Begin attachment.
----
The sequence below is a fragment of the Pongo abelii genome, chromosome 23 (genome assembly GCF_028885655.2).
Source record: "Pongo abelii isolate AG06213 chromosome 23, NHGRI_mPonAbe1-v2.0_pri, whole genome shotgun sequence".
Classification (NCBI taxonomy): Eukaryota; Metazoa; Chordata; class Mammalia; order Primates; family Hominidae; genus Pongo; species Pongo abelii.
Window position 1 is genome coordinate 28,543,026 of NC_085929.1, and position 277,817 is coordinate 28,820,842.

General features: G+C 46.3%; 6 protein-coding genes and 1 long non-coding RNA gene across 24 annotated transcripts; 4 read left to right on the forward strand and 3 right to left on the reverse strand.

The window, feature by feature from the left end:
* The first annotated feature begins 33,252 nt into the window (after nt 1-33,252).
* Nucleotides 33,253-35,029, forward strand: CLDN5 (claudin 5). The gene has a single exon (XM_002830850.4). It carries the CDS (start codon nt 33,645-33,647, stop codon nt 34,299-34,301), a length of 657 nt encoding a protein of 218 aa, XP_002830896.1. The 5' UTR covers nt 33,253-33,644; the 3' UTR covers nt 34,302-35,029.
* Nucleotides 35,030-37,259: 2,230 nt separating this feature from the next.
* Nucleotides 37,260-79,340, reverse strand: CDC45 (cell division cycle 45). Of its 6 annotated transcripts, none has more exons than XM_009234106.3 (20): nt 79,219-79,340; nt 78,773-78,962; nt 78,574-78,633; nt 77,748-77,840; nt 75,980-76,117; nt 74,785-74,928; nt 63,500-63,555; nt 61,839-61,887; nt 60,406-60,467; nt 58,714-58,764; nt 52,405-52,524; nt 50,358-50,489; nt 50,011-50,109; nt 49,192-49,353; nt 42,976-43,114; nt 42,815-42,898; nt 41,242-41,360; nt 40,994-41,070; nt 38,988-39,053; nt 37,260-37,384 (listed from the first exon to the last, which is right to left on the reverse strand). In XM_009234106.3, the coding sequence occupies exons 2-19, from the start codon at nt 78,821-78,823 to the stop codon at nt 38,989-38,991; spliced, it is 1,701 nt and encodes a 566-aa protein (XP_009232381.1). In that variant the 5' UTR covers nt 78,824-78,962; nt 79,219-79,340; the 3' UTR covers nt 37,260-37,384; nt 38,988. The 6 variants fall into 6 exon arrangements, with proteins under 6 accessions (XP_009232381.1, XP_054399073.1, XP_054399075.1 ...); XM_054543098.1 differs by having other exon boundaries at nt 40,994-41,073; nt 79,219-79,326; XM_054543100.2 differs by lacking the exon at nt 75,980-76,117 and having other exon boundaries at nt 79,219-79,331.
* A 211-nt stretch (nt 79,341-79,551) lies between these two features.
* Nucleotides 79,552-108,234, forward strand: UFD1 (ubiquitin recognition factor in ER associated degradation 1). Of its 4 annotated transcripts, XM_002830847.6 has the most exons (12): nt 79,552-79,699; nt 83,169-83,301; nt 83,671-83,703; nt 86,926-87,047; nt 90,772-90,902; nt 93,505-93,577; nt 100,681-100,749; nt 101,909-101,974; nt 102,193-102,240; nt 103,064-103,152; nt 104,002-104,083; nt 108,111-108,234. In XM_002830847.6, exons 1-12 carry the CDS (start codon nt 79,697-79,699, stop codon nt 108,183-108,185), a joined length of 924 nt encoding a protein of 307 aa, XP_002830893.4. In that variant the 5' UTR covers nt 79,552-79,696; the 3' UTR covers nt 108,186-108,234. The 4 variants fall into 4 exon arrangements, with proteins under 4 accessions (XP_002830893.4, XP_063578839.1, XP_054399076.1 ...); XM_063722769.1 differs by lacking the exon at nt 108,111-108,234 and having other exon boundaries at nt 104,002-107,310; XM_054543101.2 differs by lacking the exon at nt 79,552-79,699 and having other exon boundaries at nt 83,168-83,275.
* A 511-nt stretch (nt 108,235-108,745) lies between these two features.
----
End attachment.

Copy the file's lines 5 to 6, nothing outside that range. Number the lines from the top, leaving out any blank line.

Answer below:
General features: G+C 46.3%; 6 protein-coding genes and 1 long non-coding RNA gene across 24 annotated transcripts; 4 read left to right on the forward strand and 3 right to left on the reverse strand.

The window, feature by feature from the left end: